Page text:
Narratives of community formation and solidification, of competing claims and tensions, of fact and fiction and everything in between and beyond this binary, all of it can and should coexist in our records of hyperlocal history. These varied perspectives are frequently entwined and made further complicated by a city’s unwillingness to be one thing and stay that way forever, or even for a little while.
To work towards the goal of a crowdsourced, polyvocal, varied archive, we left Northeastern University campus, reached out to local libraries who had expressed interest in supporting our project, and planned programming that enabled us to introduce the archive and solicit contributions to a range of communities and neighborhoods. We used the content management system Omeka to encourage crowdsourced submissions and quickly make our collections materials public on the web.
From the announcement:
We’re pleased to announce the next step in our ongoing project to remix the “Imagining History” project that launched at Queen’s University, Belfast in 2003. You can read our previous posts on this topic here:
Today, we are posting here a clean spreadsheet with links to all the functional manuscript descriptions available on the Internet Archive. That’s it. Stay tuned for more!
From the ad:
The Department of African & African-American Studies (AAAS), in collaboration with the Kansas African Studies Center (KASC) at the University of Kansas (KU), seeks a full-time, tenure-track Assistant Professor of African Digital Humanities to build upon the Department and Center’s 1) existing research output in digital humanities and African Studies, 2) commitment toward quality undergraduate and graduate teaching and training in African Studies, and 3) contribution toward community engagements that promote global citizenship. The successful candidate will work alongside the Institute for Digital Research in the Humanities at the University of Kansas to develop innovative and collaborative projects with Institute staff and affiliated faculty. The candidate’s digital humanities activities will include a primary focus on Africa and its diaspora by training students in digital research methods, creating public humanities projects with students, faculty, and community members, and working with other initiatives to enrich African Studies and the humanities at the University of Kansas. The search committee actively encourages applications from members of groups underrepresented in higher education.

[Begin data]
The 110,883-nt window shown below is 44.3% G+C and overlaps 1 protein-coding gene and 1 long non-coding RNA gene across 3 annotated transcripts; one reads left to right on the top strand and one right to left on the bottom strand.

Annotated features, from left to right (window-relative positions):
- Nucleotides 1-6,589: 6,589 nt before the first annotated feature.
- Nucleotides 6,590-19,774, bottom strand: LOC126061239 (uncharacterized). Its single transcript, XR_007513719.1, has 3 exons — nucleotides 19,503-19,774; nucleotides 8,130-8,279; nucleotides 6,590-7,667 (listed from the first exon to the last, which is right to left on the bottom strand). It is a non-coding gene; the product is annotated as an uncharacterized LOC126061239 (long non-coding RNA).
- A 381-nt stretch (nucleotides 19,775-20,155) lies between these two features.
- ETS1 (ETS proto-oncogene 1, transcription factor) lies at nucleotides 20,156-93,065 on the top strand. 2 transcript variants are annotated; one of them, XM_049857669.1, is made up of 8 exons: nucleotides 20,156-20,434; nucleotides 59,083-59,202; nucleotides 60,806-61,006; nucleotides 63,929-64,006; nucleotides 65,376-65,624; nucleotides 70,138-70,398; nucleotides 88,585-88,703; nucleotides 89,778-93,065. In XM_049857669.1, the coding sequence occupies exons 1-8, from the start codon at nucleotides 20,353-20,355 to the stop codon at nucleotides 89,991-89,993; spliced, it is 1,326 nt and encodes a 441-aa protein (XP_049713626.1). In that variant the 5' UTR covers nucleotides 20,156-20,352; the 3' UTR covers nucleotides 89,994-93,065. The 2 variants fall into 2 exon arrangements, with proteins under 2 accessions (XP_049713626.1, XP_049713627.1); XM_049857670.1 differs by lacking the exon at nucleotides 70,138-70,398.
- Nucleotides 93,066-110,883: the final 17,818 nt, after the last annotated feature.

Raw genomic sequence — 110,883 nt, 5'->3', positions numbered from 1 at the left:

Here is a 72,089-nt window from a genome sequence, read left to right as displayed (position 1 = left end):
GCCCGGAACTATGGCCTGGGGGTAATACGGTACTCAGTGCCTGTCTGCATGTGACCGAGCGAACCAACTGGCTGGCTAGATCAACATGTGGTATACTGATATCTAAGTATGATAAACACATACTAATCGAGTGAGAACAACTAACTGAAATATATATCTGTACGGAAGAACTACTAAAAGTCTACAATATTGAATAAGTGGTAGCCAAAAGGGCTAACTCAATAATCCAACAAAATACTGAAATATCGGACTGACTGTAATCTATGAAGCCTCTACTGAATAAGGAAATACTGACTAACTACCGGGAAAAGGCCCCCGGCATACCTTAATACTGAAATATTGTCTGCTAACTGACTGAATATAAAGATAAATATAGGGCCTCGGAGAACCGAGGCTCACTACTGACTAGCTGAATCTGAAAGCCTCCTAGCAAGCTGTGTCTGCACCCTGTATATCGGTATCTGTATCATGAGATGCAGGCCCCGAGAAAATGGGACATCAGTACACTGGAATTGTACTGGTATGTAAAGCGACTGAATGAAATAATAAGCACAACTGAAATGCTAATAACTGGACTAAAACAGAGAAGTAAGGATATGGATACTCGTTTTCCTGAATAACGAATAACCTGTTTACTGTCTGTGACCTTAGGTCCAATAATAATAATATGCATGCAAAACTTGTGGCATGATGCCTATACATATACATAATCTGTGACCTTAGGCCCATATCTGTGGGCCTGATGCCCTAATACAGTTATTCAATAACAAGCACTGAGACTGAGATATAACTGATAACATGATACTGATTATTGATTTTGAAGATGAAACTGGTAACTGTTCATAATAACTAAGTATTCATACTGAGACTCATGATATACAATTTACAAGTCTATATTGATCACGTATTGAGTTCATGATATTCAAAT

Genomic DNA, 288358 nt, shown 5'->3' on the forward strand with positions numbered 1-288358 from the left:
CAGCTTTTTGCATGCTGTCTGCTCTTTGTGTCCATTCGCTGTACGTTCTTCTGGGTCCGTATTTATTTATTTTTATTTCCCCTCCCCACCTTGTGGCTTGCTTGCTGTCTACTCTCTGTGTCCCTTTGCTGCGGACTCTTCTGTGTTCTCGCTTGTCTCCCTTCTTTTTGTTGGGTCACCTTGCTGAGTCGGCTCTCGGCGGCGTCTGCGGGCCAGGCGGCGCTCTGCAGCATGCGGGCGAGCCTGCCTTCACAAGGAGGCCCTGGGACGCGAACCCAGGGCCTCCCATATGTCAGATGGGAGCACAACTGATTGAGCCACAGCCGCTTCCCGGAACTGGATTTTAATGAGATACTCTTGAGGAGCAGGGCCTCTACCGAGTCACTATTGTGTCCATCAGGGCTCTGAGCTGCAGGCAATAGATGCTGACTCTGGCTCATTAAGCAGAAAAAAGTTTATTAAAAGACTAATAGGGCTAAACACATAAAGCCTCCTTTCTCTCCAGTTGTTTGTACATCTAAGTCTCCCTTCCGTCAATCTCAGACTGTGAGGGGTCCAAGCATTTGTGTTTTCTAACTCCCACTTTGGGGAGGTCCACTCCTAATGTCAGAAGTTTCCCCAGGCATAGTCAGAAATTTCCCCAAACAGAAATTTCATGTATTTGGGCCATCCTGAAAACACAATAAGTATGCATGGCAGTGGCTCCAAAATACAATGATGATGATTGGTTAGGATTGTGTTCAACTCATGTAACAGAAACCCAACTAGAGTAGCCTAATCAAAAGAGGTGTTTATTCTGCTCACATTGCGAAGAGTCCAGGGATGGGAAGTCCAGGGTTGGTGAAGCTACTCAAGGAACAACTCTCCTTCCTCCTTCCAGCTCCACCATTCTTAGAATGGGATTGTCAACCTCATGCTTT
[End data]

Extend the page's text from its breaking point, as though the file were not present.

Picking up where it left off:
Job: Assistant Professor of English (Cultural and Digital Rhetorics, Latinx/Chicanx Rhetorics), Humboldt State
From the ad:
Humboldt State University’s Department of English invites applications for an academic year tenure-track faculty position in Writing Practices, with an emphasis in digital and cultural rhetorics. We are particularly interested in candidates who also specialize in Chicanx and/or ethnic rhetorics. Expertise in one or more of the following is also welcome: postcolonial approaches, global and transnational rhetorics, critical race studies, ethnic studies, translation studies, translingualism and multilingualism, and/or TESL/TEFL.
In today’s post, Keisha N. Blain, Senior Editor of Black Perspectives, interviews Nelson Mundell about the new online database, Runaway Slaves in Britain: Bondage, Freedom and Race in the Eighteenth Century. Mundell is a former History teacher with a MEd in Education and is finishing his history PhD thesis, “The Runaway Enslaved in Eighteenth-century Britain,” at the University of Glasgow in Scotland. The project’s home page can be found here, and the database here. Follow Mundell on Twitter @NelsonHistory.
Keisha N. Blain: Tell us more about the Runaway Slaves in Britain database. How did this project come about? How were you able to build the database?